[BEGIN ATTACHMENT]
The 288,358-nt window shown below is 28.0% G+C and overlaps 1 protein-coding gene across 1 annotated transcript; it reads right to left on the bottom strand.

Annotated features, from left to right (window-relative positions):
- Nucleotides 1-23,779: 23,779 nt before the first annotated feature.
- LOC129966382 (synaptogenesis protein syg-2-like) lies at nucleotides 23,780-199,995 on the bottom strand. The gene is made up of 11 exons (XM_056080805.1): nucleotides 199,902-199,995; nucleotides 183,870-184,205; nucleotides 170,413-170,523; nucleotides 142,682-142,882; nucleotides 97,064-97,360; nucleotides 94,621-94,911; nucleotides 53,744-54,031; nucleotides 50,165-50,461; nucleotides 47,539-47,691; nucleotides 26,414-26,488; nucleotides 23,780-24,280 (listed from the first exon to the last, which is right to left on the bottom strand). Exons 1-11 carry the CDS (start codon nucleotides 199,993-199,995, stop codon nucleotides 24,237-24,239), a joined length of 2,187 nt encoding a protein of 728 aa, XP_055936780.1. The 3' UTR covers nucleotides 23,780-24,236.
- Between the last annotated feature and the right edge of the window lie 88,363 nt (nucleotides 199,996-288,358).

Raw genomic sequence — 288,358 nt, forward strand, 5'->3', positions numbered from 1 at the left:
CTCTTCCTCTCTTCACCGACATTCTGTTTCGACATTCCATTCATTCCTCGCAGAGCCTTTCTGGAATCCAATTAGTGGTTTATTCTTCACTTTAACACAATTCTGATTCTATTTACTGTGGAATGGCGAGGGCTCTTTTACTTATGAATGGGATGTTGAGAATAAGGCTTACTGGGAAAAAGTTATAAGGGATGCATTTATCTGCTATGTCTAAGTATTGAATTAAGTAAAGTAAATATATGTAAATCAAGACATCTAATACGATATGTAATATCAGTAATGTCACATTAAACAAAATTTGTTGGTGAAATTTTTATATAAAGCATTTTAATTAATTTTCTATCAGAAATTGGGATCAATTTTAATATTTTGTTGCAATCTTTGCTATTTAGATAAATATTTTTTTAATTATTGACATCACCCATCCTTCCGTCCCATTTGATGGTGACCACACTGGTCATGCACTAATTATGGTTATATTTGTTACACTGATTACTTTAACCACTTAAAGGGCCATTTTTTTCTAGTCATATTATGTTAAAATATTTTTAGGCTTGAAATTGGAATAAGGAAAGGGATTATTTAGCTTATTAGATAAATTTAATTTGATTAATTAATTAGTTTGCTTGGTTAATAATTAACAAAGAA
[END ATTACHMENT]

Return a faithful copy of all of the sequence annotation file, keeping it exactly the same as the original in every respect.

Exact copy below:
The 288,358-nt window shown below is 28.0% G+C and overlaps 1 protein-coding gene across 1 annotated transcript; it reads right to left on the bottom strand.

Annotated features, from left to right (window-relative positions):
- Nucleotides 1-23,779: 23,779 nt before the first annotated feature.
- LOC129966382 (synaptogenesis protein syg-2-like) lies at nucleotides 23,780-199,995 on the bottom strand. The gene is made up of 11 exons (XM_056080805.1): nucleotides 199,902-199,995; nucleotides 183,870-184,205; nucleotides 170,413-170,523; nucleotides 142,682-142,882; nucleotides 97,064-97,360; nucleotides 94,621-94,911; nucleotides 53,744-54,031; nucleotides 50,165-50,461; nucleotides 47,539-47,691; nucleotides 26,414-26,488; nucleotides 23,780-24,280 (listed from the first exon to the last, which is right to left on the bottom strand). Exons 1-11 carry the CDS (start codon nucleotides 199,993-199,995, stop codon nucleotides 24,237-24,239), a joined length of 2,187 nt encoding a protein of 728 aa, XP_055936780.1. The 3' UTR covers nucleotides 23,780-24,236.
- Between the last annotated feature and the right edge of the window lie 88,363 nt (nucleotides 199,996-288,358).

Raw genomic sequence — 288,358 nt, forward strand, 5'->3', positions numbered from 1 at the left:
CTCTTCCTCTCTTCACCGACATTCTGTTTCGACATTCCATTCATTCCTCGCAGAGCCTTTCTGGAATCCAATTAGTGGTTTATTCTTCACTTTAACACAATTCTGATTCTATTTACTGTGGAATGGCGAGGGCTCTTTTACTTATGAATGGGATGTTGAGAATAAGGCTTACTGGGAAAAAGTTATAAGGGATGCATTTATCTGCTATGTCTAAGTATTGAATTAAGTAAAGTAAATATATGTAAATCAAGACATCTAATACGATATGTAATATCAGTAATGTCACATTAAACAAAATTTGTTGGTGAAATTTTTATATAAAGCATTTTAATTAATTTTCTATCAGAAATTGGGATCAATTTTAATATTTTGTTGCAATCTTTGCTATTTAGATAAATATTTTTTTAATTATTGACATCACCCATCCTTCCGTCCCATTTGATGGTGACCACACTGGTCATGCACTAATTATGGTTATATTTGTTACACTGATTACTTTAACCACTTAAAGGGCCATTTTTTTCTAGTCATATTATGTTAAAATATTTTTAGGCTTGAAATTGGAATAAGGAAAGGGATTATTTAGCTTATTAGATAAATTTAATTTGATTAATTAATTAGTTTGCTTGGTTAATAATTAACAAAGAA